Joint Fiscal Office Testifies About Provider Tax

by Angela Chagnon

Steve Klein, an analyst with the Joint Fiscal Office, raised some concerns about the proposed provider tax in the Misc. Tax Bill (H.436) during his testimony to the Senate Finance Committee.

“Hospitals are bringing in less revenue than their budgets are anticipating,” Klein observed. A lower than expected budget would affect the amount of tax revenue that would go to the state. Klein estimated the impact to be “a million dollars in loss.”

“What happens is, there are two parts to this provider tax,” explained Klein. “One is, you raise provider rates. And the same time we raise provider rates, we charge a provider assessment. If you charge a percentage based on the budget amount, and the budget amount…is reduced, then the amount coming in for the assessment goes down. The rates are already built in. You end up paying out more than you are bringing in. It changes the relationship between those two items.”

Klein said that the million dollar difference wasn’t a “huge deal”, but suggested that the Committee put language in the tax bill to allow hospitals to adjust the assessment amounts to fit budgets that come in less then projected.

Klein also expressed concern about basing the assessment on budgets instead of actuals. Using actuals, the tax would be based on what hospitals brought in during the last complete fiscal year. Basing the tax on budgets would allow the state to use the budget for the current year, but would result in an amount of tax revenue that may be less than expected should budget projections not be realized.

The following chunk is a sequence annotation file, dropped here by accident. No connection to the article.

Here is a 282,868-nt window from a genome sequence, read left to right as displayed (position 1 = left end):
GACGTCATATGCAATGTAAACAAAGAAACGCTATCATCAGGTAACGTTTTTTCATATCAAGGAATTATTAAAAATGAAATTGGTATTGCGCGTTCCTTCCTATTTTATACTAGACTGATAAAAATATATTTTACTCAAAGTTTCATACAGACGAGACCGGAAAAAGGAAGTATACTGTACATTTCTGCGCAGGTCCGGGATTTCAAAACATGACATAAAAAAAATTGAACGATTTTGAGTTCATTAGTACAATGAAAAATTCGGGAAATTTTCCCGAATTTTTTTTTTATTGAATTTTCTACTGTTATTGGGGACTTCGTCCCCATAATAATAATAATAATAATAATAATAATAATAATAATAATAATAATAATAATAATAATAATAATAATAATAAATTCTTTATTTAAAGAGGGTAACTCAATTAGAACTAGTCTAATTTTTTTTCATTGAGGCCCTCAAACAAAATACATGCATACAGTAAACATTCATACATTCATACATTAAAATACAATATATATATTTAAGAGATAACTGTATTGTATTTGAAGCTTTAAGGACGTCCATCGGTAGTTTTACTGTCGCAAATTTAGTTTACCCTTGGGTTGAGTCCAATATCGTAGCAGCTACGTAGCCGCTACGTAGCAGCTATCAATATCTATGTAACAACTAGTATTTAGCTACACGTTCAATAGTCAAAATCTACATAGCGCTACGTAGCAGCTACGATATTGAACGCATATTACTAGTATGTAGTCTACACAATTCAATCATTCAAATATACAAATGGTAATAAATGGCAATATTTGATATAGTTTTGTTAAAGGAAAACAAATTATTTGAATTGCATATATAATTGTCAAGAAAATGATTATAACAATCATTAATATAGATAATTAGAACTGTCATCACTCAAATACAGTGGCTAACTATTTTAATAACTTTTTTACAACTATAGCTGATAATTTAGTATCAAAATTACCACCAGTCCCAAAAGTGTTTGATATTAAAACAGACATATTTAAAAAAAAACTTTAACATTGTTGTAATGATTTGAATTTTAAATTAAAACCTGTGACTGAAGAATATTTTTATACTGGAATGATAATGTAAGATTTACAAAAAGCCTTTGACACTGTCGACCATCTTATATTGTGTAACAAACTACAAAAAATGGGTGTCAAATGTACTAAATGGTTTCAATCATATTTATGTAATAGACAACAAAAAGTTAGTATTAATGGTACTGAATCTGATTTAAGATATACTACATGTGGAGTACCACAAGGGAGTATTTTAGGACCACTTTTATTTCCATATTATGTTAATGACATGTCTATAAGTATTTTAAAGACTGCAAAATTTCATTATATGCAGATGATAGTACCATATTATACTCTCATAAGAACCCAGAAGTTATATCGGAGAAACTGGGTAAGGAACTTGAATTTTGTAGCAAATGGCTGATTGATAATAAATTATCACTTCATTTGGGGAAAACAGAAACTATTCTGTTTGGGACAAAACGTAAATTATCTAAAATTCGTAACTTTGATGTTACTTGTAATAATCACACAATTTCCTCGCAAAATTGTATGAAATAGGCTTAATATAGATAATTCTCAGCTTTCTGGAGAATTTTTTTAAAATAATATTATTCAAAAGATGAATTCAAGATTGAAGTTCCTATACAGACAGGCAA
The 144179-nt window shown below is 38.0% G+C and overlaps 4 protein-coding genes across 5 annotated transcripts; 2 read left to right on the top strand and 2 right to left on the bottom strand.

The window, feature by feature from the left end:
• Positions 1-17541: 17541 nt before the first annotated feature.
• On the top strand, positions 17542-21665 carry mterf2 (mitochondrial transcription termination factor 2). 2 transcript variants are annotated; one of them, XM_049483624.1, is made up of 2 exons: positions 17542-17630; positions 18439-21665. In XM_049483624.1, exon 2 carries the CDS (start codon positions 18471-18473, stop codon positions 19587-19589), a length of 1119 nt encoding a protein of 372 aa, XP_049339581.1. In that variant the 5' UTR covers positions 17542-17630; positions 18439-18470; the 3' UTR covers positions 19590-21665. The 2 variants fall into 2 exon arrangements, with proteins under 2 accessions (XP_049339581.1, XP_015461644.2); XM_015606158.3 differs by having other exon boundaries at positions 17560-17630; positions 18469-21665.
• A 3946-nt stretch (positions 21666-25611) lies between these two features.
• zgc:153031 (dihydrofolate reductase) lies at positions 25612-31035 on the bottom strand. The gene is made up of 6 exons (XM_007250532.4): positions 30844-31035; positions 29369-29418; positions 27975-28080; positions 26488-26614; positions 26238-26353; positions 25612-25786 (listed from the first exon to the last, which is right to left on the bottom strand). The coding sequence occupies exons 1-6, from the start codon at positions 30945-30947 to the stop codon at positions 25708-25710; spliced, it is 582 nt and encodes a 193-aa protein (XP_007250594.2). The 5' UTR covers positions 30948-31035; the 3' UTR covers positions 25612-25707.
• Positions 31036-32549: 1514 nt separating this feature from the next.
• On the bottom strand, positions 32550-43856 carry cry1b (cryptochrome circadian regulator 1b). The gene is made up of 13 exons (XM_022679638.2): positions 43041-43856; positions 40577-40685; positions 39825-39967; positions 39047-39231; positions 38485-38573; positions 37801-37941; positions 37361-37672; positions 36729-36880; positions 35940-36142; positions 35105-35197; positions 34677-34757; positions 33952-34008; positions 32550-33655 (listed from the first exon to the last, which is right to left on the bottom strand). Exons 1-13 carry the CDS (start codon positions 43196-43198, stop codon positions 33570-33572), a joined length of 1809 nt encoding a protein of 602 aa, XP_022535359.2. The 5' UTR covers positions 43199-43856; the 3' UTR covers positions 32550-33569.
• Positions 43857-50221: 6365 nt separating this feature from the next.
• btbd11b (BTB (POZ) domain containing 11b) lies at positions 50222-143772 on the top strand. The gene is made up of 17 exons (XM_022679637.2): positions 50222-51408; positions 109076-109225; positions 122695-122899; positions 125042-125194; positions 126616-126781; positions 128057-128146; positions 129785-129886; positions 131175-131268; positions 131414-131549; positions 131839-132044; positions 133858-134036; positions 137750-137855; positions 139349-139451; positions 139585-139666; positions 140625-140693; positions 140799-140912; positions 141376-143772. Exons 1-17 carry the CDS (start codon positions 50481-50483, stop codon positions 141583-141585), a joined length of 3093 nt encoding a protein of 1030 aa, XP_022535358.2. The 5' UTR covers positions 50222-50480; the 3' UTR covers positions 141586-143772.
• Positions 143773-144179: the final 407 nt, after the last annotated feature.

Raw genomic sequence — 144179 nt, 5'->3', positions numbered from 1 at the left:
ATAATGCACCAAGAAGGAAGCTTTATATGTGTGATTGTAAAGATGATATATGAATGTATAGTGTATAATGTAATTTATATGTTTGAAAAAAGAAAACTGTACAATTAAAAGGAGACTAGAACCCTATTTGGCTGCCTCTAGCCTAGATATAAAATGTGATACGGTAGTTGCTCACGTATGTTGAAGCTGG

Klein estimated that the actuals route would cost the state about $3.3 million for government structure to collect the tax. To make up the $3.3 million, Klein suggested accelerating claim speed or using other tax revenues.

The Committee may also consider raising the cigarette tax to offset the provider tax. Committee Chair Ann Cummings (D-Washington) said that hospitals had informed her that they didn’t want to pay more than $7.4 million in assessment taxes.

The JFO’s fiscal estimates for H.436 can be found here: (